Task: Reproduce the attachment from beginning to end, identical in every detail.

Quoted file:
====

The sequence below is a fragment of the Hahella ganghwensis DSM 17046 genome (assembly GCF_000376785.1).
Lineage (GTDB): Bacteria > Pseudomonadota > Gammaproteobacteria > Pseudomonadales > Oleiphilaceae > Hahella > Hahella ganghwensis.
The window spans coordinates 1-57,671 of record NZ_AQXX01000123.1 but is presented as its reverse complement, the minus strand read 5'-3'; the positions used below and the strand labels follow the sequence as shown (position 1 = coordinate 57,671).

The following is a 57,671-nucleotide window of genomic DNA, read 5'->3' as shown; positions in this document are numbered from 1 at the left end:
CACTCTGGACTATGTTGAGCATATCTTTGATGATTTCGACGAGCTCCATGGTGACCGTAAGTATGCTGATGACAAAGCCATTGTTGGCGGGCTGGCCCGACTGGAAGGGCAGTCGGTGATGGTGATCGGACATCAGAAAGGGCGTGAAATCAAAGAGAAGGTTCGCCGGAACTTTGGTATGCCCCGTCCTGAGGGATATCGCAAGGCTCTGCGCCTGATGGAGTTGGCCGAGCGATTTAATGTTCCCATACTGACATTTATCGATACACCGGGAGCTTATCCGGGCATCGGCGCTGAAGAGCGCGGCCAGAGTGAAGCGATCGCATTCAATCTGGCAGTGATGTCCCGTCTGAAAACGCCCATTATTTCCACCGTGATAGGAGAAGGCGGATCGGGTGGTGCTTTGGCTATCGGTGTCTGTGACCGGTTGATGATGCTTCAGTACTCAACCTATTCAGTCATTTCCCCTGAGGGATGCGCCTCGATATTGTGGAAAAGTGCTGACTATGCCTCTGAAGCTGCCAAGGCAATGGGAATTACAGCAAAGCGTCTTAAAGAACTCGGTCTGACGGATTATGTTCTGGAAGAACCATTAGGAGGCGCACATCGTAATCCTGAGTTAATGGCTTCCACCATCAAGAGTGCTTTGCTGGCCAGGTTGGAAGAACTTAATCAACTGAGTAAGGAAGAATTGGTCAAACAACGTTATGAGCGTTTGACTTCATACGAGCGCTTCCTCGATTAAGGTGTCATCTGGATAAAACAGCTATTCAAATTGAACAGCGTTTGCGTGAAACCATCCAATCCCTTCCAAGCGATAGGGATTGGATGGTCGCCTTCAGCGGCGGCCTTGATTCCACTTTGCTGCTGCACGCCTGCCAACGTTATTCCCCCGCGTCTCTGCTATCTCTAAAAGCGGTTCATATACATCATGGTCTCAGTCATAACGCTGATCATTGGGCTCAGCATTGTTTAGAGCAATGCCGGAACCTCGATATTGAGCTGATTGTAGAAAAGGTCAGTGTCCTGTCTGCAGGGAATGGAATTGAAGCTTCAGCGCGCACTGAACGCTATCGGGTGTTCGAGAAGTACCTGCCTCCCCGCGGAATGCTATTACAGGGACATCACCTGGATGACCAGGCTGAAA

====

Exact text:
The sequence below is a fragment of the Hahella ganghwensis DSM 17046 genome (assembly GCF_000376785.1).
Lineage (GTDB): Bacteria > Pseudomonadota > Gammaproteobacteria > Pseudomonadales > Oleiphilaceae > Hahella > Hahella ganghwensis.
The window spans coordinates 1-57,671 of record NZ_AQXX01000123.1 but is presented as its reverse complement, the minus strand read 5'-3'; the positions used below and the strand labels follow the sequence as shown (position 1 = coordinate 57,671).

The following is a 57,671-nucleotide window of genomic DNA, read 5'->3' as shown; positions in this document are numbered from 1 at the left end:
CACTCTGGACTATGTTGAGCATATCTTTGATGATTTCGACGAGCTCCATGGTGACCGTAAGTATGCTGATGACAAAGCCATTGTTGGCGGGCTGGCCCGACTGGAAGGGCAGTCGGTGATGGTGATCGGACATCAGAAAGGGCGTGAAATCAAAGAGAAGGTTCGCCGGAACTTTGGTATGCCCCGTCCTGAGGGATATCGCAAGGCTCTGCGCCTGATGGAGTTGGCCGAGCGATTTAATGTTCCCATACTGACATTTATCGATACACCGGGAGCTTATCCGGGCATCGGCGCTGAAGAGCGCGGCCAGAGTGAAGCGATCGCATTCAATCTGGCAGTGATGTCCCGTCTGAAAACGCCCATTATTTCCACCGTGATAGGAGAAGGCGGATCGGGTGGTGCTTTGGCTATCGGTGTCTGTGACCGGTTGATGATGCTTCAGTACTCAACCTATTCAGTCATTTCCCCTGAGGGATGCGCCTCGATATTGTGGAAAAGTGCTGACTATGCCTCTGAAGCTGCCAAGGCAATGGGAATTACAGCAAAGCGTCTTAAAGAACTCGGTCTGACGGATTATGTTCTGGAAGAACCATTAGGAGGCGCACATCGTAATCCTGAGTTAATGGCTTCCACCATCAAGAGTGCTTTGCTGGCCAGGTTGGAAGAACTTAATCAACTGAGTAAGGAAGAATTGGTCAAACAACGTTATGAGCGTTTGACTTCATACGAGCGCTTCCTCGATTAAGGTGTCATCTGGATAAAACAGCTATTCAAATTGAACAGCGTTTGCGTGAAACCATCCAATCCCTTCCAAGCGATAGGGATTGGATGGTCGCCTTCAGCGGCGGCCTTGATTCCACTTTGCTGCTGCACGCCTGCCAACGTTATTCCCCCGCGTCTCTGCTATCTCTAAAAGCGGTTCATATACATCATGGTCTCAGTCATAACGCTGATCATTGGGCTCAGCATTGTTTAGAGCAATGCCGGAACCTCGATATTGAGCTGATTGTAGAAAAGGTCAGTGTCCTGTCTGCAGGGAATGGAATTGAAGCTTCAGCGCGCACTGAACGCTATCGGGTGTTCGAGAAGTACCTGCCTCCCCGCGGAATGCTATTACAGGGACATCACCTGGATGACCAGGCTGAAA